“What are in these two boxes?” I asked with forced sweetness, trying to change my approach as I reached for the two mysterious looking boxes she had ignored throughout the meeting. I shuffled through the pack of cards that sat on top of each box. The cards listed the names of the enclosed medications.

“You won’t understand. You don’t need to worry about those.” The caseworker said, preparing to leave. “Keep them in the refrigerator so you’ll know where they are.”

“So, we won’t have to administer any of them?” I asked, hopeful that we wouldn’t.

“Oh no. You will.” She clipped.

“Well then…I’d really like to know what they are for. If there’s an emergency, I might panic. That won’t be the best time for me to decipher what’s what.”  I was beginning to feel competent in my approach with this woman. No one was going to push us around. I felt a rush of blood in my cheeks.

“We have given you an entire pack of papers regarding the contents of each of these boxes—they are complete with every side effect known to man,” she said.

I only wanted a little translation of each Latin word–I never took Latin. For example, this one is for nausea and that one is for anxiety or whatever they are for. This woman was really taking me on. Was this a competition?

The caseworker’s voice rose as she proceeded into a lengthy monologue about the various levels of seizures that might lie ahead.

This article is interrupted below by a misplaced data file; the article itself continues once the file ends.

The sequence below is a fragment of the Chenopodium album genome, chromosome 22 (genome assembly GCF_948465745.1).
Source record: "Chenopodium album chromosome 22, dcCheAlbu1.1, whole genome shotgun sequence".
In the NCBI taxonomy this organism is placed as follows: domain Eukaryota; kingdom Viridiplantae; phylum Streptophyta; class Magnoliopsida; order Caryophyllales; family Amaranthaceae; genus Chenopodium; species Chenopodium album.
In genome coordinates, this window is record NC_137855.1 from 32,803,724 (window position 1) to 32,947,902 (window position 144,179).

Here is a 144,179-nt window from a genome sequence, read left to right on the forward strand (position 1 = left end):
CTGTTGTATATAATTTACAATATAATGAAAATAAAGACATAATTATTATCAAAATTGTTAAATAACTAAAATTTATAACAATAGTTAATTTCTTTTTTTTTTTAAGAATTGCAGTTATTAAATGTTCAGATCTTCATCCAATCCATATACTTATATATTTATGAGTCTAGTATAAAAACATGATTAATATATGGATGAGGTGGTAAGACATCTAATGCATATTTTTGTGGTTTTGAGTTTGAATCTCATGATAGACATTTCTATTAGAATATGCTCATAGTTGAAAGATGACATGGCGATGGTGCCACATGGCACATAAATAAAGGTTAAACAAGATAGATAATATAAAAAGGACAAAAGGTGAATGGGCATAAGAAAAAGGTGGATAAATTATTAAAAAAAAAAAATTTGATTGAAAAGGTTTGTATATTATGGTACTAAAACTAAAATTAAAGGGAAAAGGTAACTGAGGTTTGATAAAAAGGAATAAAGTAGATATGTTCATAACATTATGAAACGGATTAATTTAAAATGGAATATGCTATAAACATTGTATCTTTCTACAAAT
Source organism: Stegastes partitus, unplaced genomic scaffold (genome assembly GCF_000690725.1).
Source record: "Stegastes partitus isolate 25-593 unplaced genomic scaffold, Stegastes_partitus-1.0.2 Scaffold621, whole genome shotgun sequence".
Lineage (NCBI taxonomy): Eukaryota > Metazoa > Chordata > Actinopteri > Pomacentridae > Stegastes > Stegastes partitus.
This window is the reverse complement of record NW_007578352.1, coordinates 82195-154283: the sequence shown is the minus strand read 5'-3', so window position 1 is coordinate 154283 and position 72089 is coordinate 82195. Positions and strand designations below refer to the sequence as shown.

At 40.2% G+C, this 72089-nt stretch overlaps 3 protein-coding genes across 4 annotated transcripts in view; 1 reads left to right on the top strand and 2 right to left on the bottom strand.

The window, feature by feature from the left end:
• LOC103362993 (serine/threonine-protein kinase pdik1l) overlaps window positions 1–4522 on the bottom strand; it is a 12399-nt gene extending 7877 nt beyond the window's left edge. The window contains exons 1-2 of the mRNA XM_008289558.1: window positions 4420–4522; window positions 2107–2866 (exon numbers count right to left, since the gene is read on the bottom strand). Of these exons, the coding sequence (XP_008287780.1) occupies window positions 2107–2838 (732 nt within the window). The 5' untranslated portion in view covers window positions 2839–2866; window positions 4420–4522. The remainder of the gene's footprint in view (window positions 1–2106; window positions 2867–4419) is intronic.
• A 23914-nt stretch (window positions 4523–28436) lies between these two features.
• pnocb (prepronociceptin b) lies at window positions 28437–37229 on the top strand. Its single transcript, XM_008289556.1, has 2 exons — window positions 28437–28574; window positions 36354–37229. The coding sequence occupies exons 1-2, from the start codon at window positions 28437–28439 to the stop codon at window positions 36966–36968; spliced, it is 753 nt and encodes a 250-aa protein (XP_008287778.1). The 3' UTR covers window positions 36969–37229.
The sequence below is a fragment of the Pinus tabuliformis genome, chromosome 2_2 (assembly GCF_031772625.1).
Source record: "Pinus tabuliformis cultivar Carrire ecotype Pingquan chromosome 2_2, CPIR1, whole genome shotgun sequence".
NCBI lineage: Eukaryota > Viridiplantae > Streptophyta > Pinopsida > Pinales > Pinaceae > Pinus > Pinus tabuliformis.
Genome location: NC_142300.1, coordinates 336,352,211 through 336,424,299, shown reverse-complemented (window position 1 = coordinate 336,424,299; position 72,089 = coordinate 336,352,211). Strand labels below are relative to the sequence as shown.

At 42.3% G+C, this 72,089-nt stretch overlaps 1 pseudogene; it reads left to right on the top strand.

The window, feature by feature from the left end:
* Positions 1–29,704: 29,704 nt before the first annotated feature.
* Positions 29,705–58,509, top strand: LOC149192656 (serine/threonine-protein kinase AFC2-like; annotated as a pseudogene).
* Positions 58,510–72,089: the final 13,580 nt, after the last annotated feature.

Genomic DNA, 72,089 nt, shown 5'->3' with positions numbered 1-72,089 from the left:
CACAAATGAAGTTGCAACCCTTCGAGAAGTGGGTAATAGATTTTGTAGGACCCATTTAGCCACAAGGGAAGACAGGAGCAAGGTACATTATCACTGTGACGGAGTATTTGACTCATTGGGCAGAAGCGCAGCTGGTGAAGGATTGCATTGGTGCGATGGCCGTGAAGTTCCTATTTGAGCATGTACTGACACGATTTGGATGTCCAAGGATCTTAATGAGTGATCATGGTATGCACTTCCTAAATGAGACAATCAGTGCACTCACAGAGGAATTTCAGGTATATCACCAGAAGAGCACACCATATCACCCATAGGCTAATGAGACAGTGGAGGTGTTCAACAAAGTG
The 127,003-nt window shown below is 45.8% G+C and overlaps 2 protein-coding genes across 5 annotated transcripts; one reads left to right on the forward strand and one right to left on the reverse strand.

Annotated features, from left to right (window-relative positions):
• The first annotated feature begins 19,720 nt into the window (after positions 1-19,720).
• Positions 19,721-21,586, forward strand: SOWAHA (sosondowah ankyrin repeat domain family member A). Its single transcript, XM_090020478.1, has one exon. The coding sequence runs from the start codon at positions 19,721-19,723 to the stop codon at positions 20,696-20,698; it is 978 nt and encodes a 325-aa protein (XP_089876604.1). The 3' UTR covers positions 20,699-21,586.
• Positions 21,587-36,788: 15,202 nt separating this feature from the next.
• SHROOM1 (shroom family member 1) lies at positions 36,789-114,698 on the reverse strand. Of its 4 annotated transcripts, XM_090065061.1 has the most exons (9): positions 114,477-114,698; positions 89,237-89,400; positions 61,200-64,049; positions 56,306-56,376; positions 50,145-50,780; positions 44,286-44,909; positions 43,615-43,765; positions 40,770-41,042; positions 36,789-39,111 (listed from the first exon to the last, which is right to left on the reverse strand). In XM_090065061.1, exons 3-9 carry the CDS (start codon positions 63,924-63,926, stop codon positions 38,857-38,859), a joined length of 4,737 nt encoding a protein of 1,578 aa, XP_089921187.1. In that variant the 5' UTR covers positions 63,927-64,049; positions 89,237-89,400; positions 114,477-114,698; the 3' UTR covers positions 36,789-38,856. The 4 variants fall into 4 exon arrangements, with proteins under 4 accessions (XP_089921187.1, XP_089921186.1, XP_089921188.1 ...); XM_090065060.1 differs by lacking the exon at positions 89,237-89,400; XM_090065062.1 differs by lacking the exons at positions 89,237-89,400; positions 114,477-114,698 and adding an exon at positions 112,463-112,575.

Seizures! No one wanted to hear about seizures.

I couldn’t stop her in time. Mom let out a shudder and then lowered her head to stifle her tears.

The caseworker turned to Mom, “Are you all right?”

“I’m just….It’s just…” then finally, the tears she’d been struggling to hold back since this woman told her she could stop taking her vitamins, flowed.

The caseworker turned to me and said, “See? That’s why I didn’t want to tell you.”

My eyes stung and I too lowered my head feeling responsible for my mom’s tears.

Luckily for Nurse Ratchet, Dad had remained quiet. Not because he was being kind or tolerant of her lack of bedside manner but because Nurse Ratchet had succeeded in confusing and confounding the wits out of him—out of all of us—with her terse instructions. He, as much as any wise soul knows, it’s best to keep quiet when you’re not sure of your position.

I, on the other hand, clearly hadn’t learned this yet.

Mom's favorite flowers grow back every year

Mom’s favorite flowers grow back every year